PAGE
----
The plot takes place in the somewhat near future. Carrey plays Truman Burbank, a man adopted as a baby by a television production company, and who is the unwitting star of a reality television show watched by just about everyone in the country. His entire life exists in a fake “town” that is actually a huge television set with hidden cameras everywhere. Everyone Truman has ever known is just a paid actor jockeying behind the scenes for more on-camera time. (This includes his wife, played by Laura Linney in what is the film’s best performance.) The only person in the world not in on the joke is Truman himself.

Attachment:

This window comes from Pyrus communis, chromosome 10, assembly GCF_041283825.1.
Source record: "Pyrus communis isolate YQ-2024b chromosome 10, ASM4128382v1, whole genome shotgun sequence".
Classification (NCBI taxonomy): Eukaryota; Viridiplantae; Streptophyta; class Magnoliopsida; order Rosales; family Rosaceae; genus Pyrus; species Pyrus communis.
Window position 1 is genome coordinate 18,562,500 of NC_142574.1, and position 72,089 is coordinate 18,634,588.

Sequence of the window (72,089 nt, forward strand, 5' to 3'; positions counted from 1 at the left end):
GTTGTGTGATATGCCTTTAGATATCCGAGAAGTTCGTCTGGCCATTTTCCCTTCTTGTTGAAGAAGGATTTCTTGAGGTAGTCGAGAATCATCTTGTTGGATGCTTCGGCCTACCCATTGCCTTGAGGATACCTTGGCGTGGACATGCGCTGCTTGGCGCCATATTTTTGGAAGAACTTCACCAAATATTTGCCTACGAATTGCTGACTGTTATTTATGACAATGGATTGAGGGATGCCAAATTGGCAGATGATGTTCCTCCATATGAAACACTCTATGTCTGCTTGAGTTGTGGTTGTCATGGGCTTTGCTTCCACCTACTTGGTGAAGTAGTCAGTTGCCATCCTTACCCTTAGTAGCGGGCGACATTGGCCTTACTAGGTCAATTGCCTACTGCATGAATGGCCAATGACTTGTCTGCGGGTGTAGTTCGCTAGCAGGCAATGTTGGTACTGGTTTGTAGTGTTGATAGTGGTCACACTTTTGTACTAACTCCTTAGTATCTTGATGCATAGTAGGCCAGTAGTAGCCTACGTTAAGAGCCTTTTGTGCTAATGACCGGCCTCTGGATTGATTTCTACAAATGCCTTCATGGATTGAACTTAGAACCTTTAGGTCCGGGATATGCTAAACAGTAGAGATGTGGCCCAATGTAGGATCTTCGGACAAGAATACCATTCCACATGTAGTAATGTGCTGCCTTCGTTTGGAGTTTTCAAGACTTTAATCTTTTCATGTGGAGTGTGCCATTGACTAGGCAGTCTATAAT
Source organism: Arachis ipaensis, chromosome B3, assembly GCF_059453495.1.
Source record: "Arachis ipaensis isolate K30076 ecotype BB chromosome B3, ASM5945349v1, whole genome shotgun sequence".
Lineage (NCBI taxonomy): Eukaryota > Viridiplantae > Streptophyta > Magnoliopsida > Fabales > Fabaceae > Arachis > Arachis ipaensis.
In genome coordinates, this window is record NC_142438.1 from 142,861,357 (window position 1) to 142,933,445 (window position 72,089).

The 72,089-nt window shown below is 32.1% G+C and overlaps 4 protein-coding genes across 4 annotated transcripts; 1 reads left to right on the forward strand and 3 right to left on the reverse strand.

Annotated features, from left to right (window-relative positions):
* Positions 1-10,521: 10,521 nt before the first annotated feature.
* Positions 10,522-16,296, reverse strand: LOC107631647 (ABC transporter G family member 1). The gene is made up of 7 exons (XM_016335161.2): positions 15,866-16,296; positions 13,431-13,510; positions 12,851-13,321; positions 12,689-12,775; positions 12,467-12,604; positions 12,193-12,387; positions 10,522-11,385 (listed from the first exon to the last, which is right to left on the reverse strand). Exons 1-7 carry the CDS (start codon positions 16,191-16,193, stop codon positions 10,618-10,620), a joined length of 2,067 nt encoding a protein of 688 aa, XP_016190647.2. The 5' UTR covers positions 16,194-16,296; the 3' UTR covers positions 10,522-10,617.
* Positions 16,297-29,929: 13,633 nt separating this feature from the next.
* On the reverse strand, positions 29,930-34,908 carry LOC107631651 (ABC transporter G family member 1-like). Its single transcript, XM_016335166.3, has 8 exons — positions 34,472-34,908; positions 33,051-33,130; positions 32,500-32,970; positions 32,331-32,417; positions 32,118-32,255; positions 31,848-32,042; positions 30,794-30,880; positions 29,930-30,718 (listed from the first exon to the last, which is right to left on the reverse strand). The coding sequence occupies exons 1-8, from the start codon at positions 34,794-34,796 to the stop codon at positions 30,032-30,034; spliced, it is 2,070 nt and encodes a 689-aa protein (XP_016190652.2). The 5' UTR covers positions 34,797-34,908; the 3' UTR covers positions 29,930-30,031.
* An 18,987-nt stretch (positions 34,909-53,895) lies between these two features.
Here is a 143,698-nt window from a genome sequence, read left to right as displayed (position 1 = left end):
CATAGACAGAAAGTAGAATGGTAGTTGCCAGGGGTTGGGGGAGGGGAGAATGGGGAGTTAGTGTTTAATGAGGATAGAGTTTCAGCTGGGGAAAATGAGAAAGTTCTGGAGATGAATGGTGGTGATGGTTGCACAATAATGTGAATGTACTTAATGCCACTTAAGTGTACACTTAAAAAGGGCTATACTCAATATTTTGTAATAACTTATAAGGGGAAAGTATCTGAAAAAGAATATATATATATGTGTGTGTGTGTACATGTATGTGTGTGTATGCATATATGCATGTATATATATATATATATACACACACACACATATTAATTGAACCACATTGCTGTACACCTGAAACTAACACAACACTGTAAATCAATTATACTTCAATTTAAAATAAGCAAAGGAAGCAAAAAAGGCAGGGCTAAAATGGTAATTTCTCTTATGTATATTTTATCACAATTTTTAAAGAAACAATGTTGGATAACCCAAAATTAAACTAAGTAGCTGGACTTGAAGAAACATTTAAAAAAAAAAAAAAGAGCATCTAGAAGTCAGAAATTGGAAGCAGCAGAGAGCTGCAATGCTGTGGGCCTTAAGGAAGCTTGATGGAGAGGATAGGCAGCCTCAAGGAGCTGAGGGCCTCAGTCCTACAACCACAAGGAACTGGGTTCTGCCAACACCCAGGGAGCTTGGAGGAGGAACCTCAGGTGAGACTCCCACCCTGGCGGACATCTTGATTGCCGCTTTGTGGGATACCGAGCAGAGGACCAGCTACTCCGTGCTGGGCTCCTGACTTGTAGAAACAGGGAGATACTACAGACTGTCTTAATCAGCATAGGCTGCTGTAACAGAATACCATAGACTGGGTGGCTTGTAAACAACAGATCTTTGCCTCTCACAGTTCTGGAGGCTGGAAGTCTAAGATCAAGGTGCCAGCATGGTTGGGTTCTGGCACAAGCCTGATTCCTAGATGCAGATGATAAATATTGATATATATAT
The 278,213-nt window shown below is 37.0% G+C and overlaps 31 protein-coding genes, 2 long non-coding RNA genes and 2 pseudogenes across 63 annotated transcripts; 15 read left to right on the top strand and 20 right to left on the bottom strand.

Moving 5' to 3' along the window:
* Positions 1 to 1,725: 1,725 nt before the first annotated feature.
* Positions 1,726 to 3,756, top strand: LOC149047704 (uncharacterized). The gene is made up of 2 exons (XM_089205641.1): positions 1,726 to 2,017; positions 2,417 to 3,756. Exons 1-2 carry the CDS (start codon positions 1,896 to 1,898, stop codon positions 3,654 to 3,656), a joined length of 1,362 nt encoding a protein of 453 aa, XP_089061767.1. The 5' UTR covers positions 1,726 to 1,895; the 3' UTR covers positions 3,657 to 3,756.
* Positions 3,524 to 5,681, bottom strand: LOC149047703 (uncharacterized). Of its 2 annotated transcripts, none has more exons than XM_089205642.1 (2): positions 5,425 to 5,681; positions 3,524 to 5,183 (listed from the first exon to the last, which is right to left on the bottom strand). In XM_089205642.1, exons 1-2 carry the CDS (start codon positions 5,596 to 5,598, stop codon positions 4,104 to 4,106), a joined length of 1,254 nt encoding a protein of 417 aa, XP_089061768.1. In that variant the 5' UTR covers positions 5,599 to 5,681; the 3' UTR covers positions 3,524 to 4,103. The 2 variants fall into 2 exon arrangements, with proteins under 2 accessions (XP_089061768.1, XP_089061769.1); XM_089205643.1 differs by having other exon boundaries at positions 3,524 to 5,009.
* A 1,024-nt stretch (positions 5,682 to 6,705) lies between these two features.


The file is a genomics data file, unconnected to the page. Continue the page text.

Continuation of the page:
As the movie begins, a few misfires on the TV set arouse Truman’s suspicions that his reality is somehow not what it has always seemed. From there on out the movie becomes a kind of cat and mouse game between two characters that never once meet face to face. The first is the increasingly confused Truman; the second is Cristof, the creator and director of the television show in which Truman stars. The battle of wits and wills between the two increases, until Cristof almost kills Truman with a tremendous storm created on the set.